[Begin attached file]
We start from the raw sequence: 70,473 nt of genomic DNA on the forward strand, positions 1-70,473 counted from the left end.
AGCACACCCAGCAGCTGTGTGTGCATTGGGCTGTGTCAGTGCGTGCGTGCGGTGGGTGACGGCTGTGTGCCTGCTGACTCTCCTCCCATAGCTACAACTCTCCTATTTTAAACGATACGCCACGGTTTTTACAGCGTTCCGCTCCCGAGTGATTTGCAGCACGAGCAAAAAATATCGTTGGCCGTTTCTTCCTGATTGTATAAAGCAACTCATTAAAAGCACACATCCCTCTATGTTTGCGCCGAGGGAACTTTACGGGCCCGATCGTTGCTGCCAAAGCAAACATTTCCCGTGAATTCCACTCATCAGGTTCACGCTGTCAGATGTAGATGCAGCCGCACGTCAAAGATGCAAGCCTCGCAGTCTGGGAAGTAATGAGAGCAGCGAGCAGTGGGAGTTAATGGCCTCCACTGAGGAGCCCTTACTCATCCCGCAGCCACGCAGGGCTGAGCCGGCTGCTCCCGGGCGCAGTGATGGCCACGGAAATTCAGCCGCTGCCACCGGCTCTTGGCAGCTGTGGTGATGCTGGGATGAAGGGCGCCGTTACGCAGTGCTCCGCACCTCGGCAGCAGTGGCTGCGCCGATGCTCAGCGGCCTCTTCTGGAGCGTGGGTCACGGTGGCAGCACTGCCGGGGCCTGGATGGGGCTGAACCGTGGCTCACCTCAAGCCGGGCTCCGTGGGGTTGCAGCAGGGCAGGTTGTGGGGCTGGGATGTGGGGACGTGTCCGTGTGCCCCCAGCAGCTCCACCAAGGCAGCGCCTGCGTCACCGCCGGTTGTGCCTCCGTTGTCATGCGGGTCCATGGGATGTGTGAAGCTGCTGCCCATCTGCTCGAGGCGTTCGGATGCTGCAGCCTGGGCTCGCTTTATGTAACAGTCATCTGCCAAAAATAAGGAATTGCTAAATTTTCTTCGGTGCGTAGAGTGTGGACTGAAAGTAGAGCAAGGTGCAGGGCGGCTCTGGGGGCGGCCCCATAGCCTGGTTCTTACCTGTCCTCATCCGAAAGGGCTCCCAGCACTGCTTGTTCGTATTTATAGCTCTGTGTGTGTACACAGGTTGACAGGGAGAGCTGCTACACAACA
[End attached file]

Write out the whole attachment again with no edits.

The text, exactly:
We start from the raw sequence: 70,473 nt of genomic DNA on the forward strand, positions 1-70,473 counted from the left end.
AGCACACCCAGCAGCTGTGTGTGCATTGGGCTGTGTCAGTGCGTGCGTGCGGTGGGTGACGGCTGTGTGCCTGCTGACTCTCCTCCCATAGCTACAACTCTCCTATTTTAAACGATACGCCACGGTTTTTACAGCGTTCCGCTCCCGAGTGATTTGCAGCACGAGCAAAAAATATCGTTGGCCGTTTCTTCCTGATTGTATAAAGCAACTCATTAAAAGCACACATCCCTCTATGTTTGCGCCGAGGGAACTTTACGGGCCCGATCGTTGCTGCCAAAGCAAACATTTCCCGTGAATTCCACTCATCAGGTTCACGCTGTCAGATGTAGATGCAGCCGCACGTCAAAGATGCAAGCCTCGCAGTCTGGGAAGTAATGAGAGCAGCGAGCAGTGGGAGTTAATGGCCTCCACTGAGGAGCCCTTACTCATCCCGCAGCCACGCAGGGCTGAGCCGGCTGCTCCCGGGCGCAGTGATGGCCACGGAAATTCAGCCGCTGCCACCGGCTCTTGGCAGCTGTGGTGATGCTGGGATGAAGGGCGCCGTTACGCAGTGCTCCGCACCTCGGCAGCAGTGGCTGCGCCGATGCTCAGCGGCCTCTTCTGGAGCGTGGGTCACGGTGGCAGCACTGCCGGGGCCTGGATGGGGCTGAACCGTGGCTCACCTCAAGCCGGGCTCCGTGGGGTTGCAGCAGGGCAGGTTGTGGGGCTGGGATGTGGGGACGTGTCCGTGTGCCCCCAGCAGCTCCACCAAGGCAGCGCCTGCGTCACCGCCGGTTGTGCCTCCGTTGTCATGCGGGTCCATGGGATGTGTGAAGCTGCTGCCCATCTGCTCGAGGCGTTCGGATGCTGCAGCCTGGGCTCGCTTTATGTAACAGTCATCTGCCAAAAATAAGGAATTGCTAAATTTTCTTCGGTGCGTAGAGTGTGGACTGAAAGTAGAGCAAGGTGCAGGGCGGCTCTGGGGGCGGCCCCATAGCCTGGTTCTTACCTGTCCTCATCCGAAAGGGCTCCCAGCACTGCTTGTTCGTATTTATAGCTCTGTGTGTGTACACAGGTTGACAGGGAGAGCTGCTACACAACA